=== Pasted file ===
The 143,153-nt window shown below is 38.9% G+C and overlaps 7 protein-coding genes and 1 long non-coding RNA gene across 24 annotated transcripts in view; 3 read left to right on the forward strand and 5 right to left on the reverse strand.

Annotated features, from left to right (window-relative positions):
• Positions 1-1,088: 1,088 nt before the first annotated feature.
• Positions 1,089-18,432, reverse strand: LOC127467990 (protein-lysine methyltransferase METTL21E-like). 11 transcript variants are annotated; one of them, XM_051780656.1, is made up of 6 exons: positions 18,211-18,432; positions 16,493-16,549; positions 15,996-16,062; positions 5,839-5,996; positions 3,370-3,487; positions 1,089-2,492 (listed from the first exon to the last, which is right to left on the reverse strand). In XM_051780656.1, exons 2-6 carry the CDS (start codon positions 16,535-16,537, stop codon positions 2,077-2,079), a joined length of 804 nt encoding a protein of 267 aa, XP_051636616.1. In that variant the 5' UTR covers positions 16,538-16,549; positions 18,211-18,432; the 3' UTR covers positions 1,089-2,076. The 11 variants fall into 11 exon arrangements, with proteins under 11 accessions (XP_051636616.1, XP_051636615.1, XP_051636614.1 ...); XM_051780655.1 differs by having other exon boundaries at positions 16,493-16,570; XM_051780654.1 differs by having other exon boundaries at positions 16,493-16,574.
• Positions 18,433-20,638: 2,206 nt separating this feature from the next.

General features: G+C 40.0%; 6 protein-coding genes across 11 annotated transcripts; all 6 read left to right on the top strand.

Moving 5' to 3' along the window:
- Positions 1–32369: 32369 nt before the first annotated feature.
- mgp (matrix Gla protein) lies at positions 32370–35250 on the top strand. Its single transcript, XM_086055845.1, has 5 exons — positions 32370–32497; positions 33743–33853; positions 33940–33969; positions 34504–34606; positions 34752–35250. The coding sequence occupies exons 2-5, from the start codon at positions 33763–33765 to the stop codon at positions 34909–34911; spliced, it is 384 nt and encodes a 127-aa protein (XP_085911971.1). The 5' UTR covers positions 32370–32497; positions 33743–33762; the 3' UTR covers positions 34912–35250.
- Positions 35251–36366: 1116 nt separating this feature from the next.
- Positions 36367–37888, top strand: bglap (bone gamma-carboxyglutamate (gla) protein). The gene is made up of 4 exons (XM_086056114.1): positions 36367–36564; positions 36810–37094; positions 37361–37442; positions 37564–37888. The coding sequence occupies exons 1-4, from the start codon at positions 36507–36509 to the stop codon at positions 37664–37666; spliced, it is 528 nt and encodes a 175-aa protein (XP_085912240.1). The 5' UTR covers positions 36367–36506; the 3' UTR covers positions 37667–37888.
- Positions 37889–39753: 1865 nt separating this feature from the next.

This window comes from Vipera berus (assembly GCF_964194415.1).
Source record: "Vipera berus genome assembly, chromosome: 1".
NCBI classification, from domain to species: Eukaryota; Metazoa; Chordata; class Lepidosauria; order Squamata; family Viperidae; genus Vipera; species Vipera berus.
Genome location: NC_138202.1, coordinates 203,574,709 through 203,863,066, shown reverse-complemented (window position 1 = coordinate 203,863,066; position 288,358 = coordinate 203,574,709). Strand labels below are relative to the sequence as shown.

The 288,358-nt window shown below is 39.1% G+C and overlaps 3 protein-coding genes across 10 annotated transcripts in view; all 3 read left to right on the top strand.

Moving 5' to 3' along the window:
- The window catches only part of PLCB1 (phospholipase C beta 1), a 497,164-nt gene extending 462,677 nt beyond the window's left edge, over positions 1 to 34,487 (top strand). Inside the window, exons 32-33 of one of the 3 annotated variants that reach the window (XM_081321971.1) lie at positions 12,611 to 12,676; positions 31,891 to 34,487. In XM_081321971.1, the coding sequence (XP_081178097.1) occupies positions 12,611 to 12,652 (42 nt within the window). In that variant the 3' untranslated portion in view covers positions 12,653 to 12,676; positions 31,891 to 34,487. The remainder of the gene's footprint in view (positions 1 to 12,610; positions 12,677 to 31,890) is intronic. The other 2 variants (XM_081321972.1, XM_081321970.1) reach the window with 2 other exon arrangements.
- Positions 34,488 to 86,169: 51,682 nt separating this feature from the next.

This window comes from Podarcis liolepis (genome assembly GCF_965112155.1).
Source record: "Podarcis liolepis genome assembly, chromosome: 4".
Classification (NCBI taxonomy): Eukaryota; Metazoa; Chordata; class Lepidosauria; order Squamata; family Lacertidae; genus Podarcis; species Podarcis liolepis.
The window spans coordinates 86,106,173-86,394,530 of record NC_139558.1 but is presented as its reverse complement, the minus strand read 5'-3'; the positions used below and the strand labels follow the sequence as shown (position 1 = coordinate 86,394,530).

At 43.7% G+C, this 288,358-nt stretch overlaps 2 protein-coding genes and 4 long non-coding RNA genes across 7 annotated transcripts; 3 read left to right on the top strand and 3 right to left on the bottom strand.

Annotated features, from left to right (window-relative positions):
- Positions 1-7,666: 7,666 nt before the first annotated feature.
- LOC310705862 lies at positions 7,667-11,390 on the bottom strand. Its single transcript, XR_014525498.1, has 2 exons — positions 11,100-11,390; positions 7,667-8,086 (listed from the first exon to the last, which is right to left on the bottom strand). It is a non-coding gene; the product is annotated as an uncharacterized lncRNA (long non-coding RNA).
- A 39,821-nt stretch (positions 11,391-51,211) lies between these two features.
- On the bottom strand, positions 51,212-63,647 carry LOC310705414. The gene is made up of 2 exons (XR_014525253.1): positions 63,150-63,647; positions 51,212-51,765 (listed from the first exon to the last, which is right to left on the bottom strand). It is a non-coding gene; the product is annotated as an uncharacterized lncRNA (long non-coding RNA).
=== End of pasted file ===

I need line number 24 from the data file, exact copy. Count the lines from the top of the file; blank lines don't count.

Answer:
The window spans coordinates 86,106,173-86,394,530 of record NC_139558.1 but is presented as its reverse complement, the minus strand read 5'-3'; the positions used below and the strand labels follow the sequence as shown (position 1 = coordinate 86,394,530).